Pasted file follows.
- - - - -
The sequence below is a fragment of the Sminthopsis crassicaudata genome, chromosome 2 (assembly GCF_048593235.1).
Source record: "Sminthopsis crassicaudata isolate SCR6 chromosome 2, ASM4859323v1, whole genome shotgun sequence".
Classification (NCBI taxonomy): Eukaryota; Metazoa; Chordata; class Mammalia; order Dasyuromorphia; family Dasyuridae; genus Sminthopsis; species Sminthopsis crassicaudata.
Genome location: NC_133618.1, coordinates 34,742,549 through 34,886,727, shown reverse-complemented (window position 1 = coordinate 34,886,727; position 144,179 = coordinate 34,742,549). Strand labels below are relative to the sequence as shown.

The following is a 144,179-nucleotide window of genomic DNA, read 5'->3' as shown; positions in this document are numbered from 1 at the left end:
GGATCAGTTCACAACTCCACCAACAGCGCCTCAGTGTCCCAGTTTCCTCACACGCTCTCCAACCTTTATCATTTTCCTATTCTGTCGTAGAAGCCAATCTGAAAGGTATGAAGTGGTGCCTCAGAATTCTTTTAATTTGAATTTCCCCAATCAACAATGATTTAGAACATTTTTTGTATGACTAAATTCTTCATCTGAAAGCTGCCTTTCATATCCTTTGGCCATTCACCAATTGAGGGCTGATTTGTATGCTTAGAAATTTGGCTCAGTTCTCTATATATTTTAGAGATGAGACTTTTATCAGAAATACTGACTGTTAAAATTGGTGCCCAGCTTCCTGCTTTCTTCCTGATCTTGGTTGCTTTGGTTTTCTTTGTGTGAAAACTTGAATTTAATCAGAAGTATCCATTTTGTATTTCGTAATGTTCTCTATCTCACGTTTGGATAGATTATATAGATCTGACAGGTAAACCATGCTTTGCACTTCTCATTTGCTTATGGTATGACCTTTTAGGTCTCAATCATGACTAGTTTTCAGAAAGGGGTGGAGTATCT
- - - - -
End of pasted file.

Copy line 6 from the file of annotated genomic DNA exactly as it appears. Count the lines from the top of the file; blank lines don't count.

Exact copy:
GGATCAGTTCACAACTCCACCAACAGCGCCTCAGTGTCCCAGTTTCCTCACACGCTCTCCAACCTTTATCATTTTCCTATTCTGTCGTAGAAGCCAATCTGAAAGGTATGAAGTGGTGCCTCAGAATTCTTTTAATTTGAATTTCCCCAATCAACAATGATTTAGAACATTTTTTGTATGACTAAATTCTTCATCTGAAAGCTGCCTTTCATATCCTTTGGCCATTCACCAATTGAGGGCTGATTTGTATGCTTAGAAATTTGGCTCAGTTCTCTATATATTTTAGAGATGAGACTTTTATCAGAAATACTGACTGTTAAAATTGGTGCCCAGCTTCCTGCTTTCTTCCTGATCTTGGTTGCTTTGGTTTTCTTTGTGTGAAAACTTGAATTTAATCAGAAGTATCCATTTTGTATTTCGTAATGTTCTCTATCTCACGTTTGGATAGATTATATAGATCTGACAGGTAAACCATGCTTTGCACTTCTCATTTGCTTATGGTATGACCTTTTAGGTCTCAATCATGACTAGTTTTCAGAAAGGGGTGGAGTATCT